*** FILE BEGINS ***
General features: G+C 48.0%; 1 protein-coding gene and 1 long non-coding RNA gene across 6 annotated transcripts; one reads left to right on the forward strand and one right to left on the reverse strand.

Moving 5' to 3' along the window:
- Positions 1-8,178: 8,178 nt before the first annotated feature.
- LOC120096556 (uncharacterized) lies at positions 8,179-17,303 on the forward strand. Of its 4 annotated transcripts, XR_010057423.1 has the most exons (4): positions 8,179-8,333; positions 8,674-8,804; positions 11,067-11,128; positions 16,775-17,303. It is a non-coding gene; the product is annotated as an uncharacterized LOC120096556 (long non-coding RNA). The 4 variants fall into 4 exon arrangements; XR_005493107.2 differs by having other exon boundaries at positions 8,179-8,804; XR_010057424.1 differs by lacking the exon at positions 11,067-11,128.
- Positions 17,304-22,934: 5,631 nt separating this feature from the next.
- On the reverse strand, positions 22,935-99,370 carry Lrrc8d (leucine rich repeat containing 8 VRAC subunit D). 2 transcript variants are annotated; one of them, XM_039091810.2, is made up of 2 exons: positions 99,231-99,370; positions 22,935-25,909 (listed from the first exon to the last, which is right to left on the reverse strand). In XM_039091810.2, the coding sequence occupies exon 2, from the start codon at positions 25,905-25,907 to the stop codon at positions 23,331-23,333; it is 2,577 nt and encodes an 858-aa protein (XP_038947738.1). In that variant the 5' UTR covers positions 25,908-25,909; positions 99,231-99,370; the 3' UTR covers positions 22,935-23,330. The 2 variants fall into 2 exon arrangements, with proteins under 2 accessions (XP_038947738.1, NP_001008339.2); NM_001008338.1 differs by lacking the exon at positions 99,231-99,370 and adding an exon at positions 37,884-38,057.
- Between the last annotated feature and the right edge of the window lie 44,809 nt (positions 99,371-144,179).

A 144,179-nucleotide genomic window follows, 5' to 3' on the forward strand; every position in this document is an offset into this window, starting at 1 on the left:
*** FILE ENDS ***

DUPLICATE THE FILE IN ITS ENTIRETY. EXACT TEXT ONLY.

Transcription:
General features: G+C 48.0%; 1 protein-coding gene and 1 long non-coding RNA gene across 6 annotated transcripts; one reads left to right on the forward strand and one right to left on the reverse strand.

Moving 5' to 3' along the window:
- Positions 1-8,178: 8,178 nt before the first annotated feature.
- LOC120096556 (uncharacterized) lies at positions 8,179-17,303 on the forward strand. Of its 4 annotated transcripts, XR_010057423.1 has the most exons (4): positions 8,179-8,333; positions 8,674-8,804; positions 11,067-11,128; positions 16,775-17,303. It is a non-coding gene; the product is annotated as an uncharacterized LOC120096556 (long non-coding RNA). The 4 variants fall into 4 exon arrangements; XR_005493107.2 differs by having other exon boundaries at positions 8,179-8,804; XR_010057424.1 differs by lacking the exon at positions 11,067-11,128.
- Positions 17,304-22,934: 5,631 nt separating this feature from the next.
- On the reverse strand, positions 22,935-99,370 carry Lrrc8d (leucine rich repeat containing 8 VRAC subunit D). 2 transcript variants are annotated; one of them, XM_039091810.2, is made up of 2 exons: positions 99,231-99,370; positions 22,935-25,909 (listed from the first exon to the last, which is right to left on the reverse strand). In XM_039091810.2, the coding sequence occupies exon 2, from the start codon at positions 25,905-25,907 to the stop codon at positions 23,331-23,333; it is 2,577 nt and encodes an 858-aa protein (XP_038947738.1). In that variant the 5' UTR covers positions 25,908-25,909; positions 99,231-99,370; the 3' UTR covers positions 22,935-23,330. The 2 variants fall into 2 exon arrangements, with proteins under 2 accessions (XP_038947738.1, NP_001008339.2); NM_001008338.1 differs by lacking the exon at positions 99,231-99,370 and adding an exon at positions 37,884-38,057.
- Between the last annotated feature and the right edge of the window lie 44,809 nt (positions 99,371-144,179).

A 144,179-nucleotide genomic window follows, 5' to 3' on the forward strand; every position in this document is an offset into this window, starting at 1 on the left: